Czech formula remains: prosperous economy equals strong currency

Helena Horska, Chief Analyst at Raiffeisenbank in Czech Republic and Gunter Deuber, Head of Economics/Fixed Income/FX Research at RBI in Vienna about their view on the current and future Czech monetary policy and lessons to be learned from the CZKexit.

   

Czech monetary policy: Looking for a smooth and soft landing

Over the last 12 to 18 months, the monetary policy of the Czech National Bank (CNB) has attracted international attention: the CNB was one of the first (European) central banks that started to axe unconventional monetary policy measures in 2017 (with the termination of the FX interventions in spring 2017, the so-called “CZKexit”). Secondly, CNB followed-up with a first key rate hike a few months later, i.e. it returned to a more conventional monetary policy making rather quickly. This “early mover” strategy was closely followed in the investor community as a lot of financial markets participants have increased their exposure towards Czech markets over the last few years. By and large they were all betting on a decent round of CZK appreciation, once the CNB would normalise its monetary policy. That said, current economic conditions are definitely supportive for a notable and fundamentally-backed CZK appreciation, something that is very characteristic for the Czech economy. Basically, up to now the well-established Czech economic formula remains: prosperous economy equals strong currency.

Lessons to be learned from CZKexit and rate hikes?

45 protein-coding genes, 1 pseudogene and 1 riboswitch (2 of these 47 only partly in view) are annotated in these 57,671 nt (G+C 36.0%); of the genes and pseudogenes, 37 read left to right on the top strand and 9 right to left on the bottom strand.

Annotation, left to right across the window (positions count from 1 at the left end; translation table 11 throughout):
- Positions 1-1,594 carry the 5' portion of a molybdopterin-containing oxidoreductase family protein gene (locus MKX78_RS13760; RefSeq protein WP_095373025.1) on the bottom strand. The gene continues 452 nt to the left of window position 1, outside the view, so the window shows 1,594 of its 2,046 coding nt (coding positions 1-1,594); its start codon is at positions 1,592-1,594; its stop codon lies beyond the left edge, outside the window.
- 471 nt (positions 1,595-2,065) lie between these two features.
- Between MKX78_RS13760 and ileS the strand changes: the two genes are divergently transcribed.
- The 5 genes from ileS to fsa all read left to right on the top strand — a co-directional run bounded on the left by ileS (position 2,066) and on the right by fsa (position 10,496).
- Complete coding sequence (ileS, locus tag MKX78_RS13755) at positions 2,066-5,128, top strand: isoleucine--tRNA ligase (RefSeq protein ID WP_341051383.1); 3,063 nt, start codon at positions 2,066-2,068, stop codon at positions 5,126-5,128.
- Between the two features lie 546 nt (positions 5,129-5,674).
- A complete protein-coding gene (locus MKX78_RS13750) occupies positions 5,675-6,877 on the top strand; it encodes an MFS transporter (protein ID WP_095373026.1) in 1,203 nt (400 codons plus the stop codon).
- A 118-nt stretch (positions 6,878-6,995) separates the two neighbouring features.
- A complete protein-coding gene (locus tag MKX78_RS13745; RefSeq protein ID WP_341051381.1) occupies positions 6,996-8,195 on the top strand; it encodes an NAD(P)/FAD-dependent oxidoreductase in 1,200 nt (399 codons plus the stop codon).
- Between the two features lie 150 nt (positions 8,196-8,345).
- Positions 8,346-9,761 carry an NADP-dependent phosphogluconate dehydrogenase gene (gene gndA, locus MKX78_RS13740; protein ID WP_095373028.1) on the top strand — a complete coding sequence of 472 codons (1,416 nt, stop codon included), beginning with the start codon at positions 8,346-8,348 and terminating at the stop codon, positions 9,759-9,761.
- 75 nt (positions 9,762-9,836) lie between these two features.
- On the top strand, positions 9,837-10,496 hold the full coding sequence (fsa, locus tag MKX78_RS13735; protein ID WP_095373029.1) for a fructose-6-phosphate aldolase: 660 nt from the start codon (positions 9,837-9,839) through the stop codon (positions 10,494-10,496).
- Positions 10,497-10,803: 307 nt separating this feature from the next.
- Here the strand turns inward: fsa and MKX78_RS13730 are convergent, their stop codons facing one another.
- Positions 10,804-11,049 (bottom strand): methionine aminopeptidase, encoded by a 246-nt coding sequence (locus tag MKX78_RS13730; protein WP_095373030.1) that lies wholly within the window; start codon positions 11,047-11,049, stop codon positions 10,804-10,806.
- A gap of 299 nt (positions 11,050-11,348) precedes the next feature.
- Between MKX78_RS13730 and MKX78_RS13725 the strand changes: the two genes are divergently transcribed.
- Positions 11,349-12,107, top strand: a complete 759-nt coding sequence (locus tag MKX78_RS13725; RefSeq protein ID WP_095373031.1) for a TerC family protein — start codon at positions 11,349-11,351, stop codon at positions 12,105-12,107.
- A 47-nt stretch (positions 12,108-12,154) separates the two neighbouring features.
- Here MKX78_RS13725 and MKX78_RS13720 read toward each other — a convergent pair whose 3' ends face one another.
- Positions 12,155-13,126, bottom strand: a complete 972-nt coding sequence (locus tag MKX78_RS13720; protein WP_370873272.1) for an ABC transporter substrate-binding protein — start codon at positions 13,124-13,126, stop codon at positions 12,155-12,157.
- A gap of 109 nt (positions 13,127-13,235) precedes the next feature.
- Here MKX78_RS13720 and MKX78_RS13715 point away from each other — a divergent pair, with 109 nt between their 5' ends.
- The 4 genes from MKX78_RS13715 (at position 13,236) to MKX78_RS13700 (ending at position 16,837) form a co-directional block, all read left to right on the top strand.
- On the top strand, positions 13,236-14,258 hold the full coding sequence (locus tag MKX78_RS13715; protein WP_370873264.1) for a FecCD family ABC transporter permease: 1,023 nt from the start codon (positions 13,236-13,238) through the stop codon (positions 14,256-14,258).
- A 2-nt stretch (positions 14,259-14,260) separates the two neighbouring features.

In light of all the factors mentioned previously EUR/CZK has by now appreciated below the level of when the CNB initiated the FX intervention cap against the value of the Koruna. In comparison to their colleagues in Frankfurt, Warsaw or Budapest, the members of the monetary policy board at the CNB have definitely acted as hawks recently. In that light, some interesting lessons could be learned especially for currently less hawkish central banks that may have to phase out unconventional monetary policies, followed by first rate hikes going forward. Firstly, it could make sense to terminate unconventional monetary policy measures, with inflation closer to the central bank target (or at the lower end of the relevant inflation target), the actual target must not be reached in full. But with regards to the end to market-distorting central bank measures also some surprise elements could arise. Secondly, the actual market fall-out of the “CZKexit” and the following rate hikes was rather limited; despite all warnings about worst-case scenarios. Therefore, a well-telegraphed exit from unconventional monetary policy measures (with some elements of uncertainty regarding the concrete timing) as well as a first round of rate hikes must not translate into a market crash. However, the Czech experience has also shown that a certain dose of currency appreciation should be tolerated in the course of an exit process from unconventional monetary policy measures, which is followed by rather swift first rate hikes. Or in other words: The economic recovery should be strong enough to digest a certain amount of currency appreciation, while a certain softening of inflation dynamics in post-exit times should be tolerated as well. Moreover, the Czech experience shows that a return to a more conventional monetary policy could also be an important element to cool down a sectoral overheating (e.g. in the real estate sector). Macro-prudential policies are definitely the first line of defence here. However, key rate hikes are also an important and widely recognized warning sign. In light of the successful “early mover” strategy it comes as no surprise to us that the CNB governor, Jiri Rusnok, was granted the award “Central Banker Of The Year” in Europe.